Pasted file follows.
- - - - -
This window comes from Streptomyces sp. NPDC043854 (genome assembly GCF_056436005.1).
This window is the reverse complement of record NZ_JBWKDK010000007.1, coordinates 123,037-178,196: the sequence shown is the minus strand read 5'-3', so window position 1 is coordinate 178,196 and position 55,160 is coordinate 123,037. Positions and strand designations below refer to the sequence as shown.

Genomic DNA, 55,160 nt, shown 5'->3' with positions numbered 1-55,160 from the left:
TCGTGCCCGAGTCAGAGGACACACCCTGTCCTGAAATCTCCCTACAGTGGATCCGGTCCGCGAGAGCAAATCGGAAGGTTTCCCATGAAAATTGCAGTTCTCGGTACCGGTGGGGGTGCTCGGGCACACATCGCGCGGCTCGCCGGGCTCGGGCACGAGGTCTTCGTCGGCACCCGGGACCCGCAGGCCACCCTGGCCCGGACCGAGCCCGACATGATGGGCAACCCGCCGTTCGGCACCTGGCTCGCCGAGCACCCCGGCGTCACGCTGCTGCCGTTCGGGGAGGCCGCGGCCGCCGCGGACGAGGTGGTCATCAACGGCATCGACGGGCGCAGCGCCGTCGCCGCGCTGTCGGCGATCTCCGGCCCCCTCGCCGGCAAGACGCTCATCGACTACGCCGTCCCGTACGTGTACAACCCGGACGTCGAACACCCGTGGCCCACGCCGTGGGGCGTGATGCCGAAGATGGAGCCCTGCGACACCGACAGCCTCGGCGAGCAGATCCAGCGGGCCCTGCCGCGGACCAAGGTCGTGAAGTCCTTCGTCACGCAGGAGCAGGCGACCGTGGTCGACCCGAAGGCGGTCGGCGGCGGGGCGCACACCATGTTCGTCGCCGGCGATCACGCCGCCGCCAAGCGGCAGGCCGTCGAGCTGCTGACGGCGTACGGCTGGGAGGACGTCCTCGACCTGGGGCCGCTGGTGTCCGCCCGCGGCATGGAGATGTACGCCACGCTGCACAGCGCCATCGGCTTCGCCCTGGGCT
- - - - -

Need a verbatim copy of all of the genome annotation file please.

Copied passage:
This window comes from Streptomyces sp. NPDC043854 (genome assembly GCF_056436005.1).
This window is the reverse complement of record NZ_JBWKDK010000007.1, coordinates 123,037-178,196: the sequence shown is the minus strand read 5'-3', so window position 1 is coordinate 178,196 and position 55,160 is coordinate 123,037. Positions and strand designations below refer to the sequence as shown.

Genomic DNA, 55,160 nt, shown 5'->3' with positions numbered 1-55,160 from the left:
TCGTGCCCGAGTCAGAGGACACACCCTGTCCTGAAATCTCCCTACAGTGGATCCGGTCCGCGAGAGCAAATCGGAAGGTTTCCCATGAAAATTGCAGTTCTCGGTACCGGTGGGGGTGCTCGGGCACACATCGCGCGGCTCGCCGGGCTCGGGCACGAGGTCTTCGTCGGCACCCGGGACCCGCAGGCCACCCTGGCCCGGACCGAGCCCGACATGATGGGCAACCCGCCGTTCGGCACCTGGCTCGCCGAGCACCCCGGCGTCACGCTGCTGCCGTTCGGGGAGGCCGCGGCCGCCGCGGACGAGGTGGTCATCAACGGCATCGACGGGCGCAGCGCCGTCGCCGCGCTGTCGGCGATCTCCGGCCCCCTCGCCGGCAAGACGCTCATCGACTACGCCGTCCCGTACGTGTACAACCCGGACGTCGAACACCCGTGGCCCACGCCGTGGGGCGTGATGCCGAAGATGGAGCCCTGCGACACCGACAGCCTCGGCGAGCAGATCCAGCGGGCCCTGCCGCGGACCAAGGTCGTGAAGTCCTTCGTCACGCAGGAGCAGGCGACCGTGGTCGACCCGAAGGCGGTCGGCGGCGGGGCGCACACCATGTTCGTCGCCGGCGATCACGCCGCCGCCAAGCGGCAGGCCGTCGAGCTGCTGACGGCGTACGGCTGGGAGGACGTCCTCGACCTGGGGCCGCTGGTGTCCGCCCGCGGCATGGAGATGTACGCCACGCTGCACAGCGCCATCGGCTTCGCCCTGGGCT